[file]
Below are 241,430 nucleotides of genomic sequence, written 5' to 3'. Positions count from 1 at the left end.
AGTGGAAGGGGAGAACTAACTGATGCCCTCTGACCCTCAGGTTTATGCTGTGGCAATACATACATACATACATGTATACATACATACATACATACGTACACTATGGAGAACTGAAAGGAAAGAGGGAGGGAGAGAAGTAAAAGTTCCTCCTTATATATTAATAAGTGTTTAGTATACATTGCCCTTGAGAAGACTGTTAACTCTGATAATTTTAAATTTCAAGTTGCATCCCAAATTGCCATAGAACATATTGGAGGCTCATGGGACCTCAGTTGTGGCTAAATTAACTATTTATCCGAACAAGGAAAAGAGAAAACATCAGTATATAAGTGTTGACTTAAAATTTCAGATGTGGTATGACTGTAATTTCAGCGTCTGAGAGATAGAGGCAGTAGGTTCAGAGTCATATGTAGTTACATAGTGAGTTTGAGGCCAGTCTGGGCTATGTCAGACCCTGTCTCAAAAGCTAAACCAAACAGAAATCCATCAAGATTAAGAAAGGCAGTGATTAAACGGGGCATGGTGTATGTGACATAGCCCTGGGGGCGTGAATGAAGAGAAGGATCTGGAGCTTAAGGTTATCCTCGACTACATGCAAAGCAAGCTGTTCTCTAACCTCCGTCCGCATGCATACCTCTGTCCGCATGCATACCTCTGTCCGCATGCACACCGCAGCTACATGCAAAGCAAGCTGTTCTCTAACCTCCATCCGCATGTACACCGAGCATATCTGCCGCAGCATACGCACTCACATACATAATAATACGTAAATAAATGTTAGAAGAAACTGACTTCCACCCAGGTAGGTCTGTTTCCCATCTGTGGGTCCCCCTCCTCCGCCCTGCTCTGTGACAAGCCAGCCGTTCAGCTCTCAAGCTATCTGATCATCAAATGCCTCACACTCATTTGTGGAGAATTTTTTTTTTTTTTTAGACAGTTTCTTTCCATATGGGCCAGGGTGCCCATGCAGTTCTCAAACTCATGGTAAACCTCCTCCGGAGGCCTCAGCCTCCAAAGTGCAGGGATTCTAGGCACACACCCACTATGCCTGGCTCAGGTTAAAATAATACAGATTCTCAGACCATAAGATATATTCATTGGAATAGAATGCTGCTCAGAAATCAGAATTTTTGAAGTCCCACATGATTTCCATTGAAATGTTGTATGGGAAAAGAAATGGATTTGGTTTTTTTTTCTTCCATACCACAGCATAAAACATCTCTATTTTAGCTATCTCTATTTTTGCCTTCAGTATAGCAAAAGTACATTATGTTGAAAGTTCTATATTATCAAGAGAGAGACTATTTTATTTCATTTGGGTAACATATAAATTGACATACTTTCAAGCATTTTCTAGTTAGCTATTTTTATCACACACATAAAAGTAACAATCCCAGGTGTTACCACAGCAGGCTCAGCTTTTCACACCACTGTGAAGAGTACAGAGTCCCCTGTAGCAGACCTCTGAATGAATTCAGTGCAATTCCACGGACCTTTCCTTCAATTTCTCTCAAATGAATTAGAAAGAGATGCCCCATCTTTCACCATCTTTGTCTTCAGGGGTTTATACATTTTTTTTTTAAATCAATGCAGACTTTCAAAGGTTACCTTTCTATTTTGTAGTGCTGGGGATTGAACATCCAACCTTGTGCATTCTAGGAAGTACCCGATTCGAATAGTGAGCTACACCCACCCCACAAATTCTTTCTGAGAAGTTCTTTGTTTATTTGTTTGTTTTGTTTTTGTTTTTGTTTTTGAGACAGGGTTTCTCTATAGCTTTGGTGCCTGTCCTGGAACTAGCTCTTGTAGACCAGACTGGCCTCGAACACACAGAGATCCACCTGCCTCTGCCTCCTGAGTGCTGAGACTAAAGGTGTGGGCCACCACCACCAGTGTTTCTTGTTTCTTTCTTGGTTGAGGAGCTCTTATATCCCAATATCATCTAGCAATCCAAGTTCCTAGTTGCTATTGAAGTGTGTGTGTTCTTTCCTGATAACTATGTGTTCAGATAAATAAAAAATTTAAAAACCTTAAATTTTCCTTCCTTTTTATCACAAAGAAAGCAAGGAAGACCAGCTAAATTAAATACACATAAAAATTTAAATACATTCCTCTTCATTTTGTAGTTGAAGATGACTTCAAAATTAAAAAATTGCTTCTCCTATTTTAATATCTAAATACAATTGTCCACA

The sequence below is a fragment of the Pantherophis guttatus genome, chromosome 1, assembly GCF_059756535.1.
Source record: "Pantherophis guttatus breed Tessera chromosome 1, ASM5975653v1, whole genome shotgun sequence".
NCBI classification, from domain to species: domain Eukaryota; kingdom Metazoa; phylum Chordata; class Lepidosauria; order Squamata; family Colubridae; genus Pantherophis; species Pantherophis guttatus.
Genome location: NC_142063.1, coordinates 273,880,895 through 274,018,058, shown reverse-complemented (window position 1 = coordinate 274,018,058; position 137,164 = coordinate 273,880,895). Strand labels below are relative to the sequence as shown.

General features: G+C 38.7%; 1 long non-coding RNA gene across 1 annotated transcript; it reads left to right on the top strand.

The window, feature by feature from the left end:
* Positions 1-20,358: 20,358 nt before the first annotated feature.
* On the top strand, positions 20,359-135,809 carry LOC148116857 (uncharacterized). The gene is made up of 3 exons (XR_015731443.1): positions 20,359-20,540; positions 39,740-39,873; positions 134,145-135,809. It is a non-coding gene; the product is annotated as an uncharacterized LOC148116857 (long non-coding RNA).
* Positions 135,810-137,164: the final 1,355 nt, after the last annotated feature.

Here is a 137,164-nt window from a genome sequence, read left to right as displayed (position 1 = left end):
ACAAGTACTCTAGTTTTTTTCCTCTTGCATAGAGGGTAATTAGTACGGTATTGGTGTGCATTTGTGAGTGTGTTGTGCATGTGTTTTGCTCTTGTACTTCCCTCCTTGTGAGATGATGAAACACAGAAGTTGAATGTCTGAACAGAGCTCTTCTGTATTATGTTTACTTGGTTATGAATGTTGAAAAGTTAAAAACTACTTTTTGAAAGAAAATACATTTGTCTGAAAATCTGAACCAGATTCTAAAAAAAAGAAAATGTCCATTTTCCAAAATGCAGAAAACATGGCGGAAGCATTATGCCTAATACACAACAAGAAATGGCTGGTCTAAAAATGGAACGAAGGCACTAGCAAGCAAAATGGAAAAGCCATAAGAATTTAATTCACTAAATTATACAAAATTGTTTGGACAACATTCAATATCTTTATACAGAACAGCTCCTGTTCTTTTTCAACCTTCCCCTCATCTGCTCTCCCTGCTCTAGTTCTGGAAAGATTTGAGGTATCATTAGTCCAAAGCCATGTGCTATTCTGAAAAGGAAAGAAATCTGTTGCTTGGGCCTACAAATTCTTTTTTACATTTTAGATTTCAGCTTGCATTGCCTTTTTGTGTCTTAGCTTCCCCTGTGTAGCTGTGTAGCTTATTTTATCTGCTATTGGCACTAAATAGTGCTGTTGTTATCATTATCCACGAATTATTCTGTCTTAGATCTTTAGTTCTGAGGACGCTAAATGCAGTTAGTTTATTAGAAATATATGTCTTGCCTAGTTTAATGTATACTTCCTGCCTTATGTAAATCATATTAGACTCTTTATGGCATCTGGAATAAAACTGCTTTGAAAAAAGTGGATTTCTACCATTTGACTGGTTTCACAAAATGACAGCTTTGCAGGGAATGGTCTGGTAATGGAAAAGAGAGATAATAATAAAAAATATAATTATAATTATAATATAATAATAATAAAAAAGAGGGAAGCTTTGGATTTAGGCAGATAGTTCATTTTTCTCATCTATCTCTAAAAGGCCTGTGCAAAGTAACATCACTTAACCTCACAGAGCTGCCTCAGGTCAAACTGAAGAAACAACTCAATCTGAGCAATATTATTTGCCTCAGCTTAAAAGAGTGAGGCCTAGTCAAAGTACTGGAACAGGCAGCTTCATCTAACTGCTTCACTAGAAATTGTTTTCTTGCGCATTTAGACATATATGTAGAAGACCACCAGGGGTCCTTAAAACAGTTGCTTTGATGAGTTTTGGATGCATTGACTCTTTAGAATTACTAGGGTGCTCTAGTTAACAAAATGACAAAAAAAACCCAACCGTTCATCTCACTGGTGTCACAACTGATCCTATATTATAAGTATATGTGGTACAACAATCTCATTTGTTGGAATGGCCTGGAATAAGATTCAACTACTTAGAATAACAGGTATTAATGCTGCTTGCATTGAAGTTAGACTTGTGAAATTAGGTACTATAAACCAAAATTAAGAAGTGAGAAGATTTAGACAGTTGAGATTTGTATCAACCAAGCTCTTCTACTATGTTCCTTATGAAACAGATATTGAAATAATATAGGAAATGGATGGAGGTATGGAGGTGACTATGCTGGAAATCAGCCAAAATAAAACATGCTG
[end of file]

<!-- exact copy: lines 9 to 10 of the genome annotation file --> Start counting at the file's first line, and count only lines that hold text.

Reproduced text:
* Positions 1-20,358: 20,358 nt before the first annotated feature.
* On the top strand, positions 20,359-135,809 carry LOC148116857 (uncharacterized). The gene is made up of 3 exons (XR_015731443.1): positions 20,359-20,540; positions 39,740-39,873; positions 134,145-135,809. It is a non-coding gene; the product is annotated as an uncharacterized LOC148116857 (long non-coding RNA).